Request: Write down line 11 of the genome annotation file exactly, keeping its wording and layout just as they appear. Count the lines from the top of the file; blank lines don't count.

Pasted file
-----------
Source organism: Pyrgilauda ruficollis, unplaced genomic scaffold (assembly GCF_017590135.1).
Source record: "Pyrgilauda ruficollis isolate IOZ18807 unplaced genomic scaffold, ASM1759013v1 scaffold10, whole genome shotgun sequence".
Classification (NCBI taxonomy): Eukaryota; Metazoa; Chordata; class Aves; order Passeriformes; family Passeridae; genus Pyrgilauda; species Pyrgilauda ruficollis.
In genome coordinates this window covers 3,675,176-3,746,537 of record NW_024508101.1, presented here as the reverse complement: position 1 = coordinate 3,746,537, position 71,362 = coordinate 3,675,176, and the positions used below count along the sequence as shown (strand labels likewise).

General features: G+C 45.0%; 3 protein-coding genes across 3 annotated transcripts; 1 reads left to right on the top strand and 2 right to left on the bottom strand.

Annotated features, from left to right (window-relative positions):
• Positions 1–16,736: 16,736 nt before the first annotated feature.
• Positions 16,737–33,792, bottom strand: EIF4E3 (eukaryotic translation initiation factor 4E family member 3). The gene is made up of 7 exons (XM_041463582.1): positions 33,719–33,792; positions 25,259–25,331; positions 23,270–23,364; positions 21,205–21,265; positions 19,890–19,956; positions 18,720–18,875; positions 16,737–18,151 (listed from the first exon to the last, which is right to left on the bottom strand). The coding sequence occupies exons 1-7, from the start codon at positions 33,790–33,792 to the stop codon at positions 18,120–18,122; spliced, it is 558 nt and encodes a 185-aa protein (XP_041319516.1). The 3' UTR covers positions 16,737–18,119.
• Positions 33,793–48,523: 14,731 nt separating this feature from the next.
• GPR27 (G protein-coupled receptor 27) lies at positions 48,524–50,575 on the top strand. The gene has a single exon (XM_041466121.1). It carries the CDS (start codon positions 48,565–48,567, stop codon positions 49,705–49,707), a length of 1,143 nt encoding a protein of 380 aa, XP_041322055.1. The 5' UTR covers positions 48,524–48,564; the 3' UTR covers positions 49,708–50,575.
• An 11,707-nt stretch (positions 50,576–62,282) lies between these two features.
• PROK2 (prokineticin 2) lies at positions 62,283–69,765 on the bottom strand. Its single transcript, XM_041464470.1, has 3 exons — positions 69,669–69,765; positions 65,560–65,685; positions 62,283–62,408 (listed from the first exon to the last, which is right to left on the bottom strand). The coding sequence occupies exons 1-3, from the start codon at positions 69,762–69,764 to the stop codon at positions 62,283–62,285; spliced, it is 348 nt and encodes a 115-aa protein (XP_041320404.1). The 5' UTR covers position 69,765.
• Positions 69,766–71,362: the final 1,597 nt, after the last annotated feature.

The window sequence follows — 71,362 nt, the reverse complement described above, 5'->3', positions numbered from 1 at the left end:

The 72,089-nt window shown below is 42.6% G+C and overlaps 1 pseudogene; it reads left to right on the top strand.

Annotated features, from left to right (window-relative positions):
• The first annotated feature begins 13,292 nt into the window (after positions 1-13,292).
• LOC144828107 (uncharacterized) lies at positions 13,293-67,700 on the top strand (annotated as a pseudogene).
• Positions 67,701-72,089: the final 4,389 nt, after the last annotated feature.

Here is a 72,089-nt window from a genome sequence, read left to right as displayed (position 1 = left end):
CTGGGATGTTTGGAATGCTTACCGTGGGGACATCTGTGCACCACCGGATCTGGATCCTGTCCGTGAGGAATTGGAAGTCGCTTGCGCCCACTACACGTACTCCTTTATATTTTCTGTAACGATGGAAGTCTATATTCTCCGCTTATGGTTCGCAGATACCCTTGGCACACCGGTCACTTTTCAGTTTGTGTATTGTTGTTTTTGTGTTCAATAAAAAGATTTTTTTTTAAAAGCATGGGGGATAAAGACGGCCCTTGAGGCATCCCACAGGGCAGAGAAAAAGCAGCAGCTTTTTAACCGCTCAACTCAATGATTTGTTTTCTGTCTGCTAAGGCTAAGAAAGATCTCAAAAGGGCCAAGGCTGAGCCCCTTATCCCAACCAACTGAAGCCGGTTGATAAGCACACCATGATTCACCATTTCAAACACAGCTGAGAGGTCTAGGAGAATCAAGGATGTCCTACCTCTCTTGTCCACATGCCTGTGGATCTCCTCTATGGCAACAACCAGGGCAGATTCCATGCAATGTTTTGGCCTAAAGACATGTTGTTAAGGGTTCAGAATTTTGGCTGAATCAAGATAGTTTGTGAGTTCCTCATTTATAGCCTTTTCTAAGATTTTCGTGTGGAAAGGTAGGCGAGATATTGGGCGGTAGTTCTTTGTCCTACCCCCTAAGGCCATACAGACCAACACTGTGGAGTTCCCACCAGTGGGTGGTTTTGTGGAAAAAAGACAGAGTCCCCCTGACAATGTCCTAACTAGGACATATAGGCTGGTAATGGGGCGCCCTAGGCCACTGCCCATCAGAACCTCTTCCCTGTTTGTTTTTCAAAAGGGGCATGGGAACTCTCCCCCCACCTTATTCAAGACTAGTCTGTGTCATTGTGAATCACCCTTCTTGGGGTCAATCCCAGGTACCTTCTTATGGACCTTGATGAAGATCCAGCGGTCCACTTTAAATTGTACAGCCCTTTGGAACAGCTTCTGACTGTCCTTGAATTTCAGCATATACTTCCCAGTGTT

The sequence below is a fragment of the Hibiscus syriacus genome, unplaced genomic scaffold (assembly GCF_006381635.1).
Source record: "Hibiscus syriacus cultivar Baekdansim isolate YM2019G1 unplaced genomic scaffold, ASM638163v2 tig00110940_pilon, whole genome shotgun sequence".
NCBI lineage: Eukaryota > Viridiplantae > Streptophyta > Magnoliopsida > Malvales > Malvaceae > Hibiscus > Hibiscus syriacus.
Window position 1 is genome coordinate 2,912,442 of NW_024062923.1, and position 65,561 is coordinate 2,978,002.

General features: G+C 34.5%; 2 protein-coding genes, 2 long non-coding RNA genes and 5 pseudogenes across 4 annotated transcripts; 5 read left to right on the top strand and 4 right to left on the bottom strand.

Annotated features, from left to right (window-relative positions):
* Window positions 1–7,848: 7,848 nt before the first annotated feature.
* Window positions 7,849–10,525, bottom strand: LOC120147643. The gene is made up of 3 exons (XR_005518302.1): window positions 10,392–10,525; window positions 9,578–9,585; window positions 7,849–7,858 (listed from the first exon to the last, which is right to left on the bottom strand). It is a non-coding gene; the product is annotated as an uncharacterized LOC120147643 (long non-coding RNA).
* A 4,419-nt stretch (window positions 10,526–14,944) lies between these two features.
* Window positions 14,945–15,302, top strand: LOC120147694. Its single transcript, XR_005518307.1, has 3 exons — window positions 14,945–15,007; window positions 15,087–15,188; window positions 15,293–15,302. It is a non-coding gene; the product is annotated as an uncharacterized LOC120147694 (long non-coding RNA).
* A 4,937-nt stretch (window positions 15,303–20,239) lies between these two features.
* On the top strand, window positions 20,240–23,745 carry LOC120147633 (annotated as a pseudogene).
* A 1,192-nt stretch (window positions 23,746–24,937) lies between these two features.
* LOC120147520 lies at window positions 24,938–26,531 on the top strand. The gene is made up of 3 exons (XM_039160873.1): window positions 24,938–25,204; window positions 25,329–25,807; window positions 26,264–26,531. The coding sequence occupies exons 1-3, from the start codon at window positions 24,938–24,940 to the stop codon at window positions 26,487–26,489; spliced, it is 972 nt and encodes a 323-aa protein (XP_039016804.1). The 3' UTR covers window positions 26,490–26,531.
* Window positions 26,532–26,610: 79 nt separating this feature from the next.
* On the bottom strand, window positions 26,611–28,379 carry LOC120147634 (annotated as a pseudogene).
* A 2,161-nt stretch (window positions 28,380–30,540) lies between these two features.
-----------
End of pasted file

• An 11,707-nt stretch (positions 50,576–62,282) lies between these two features.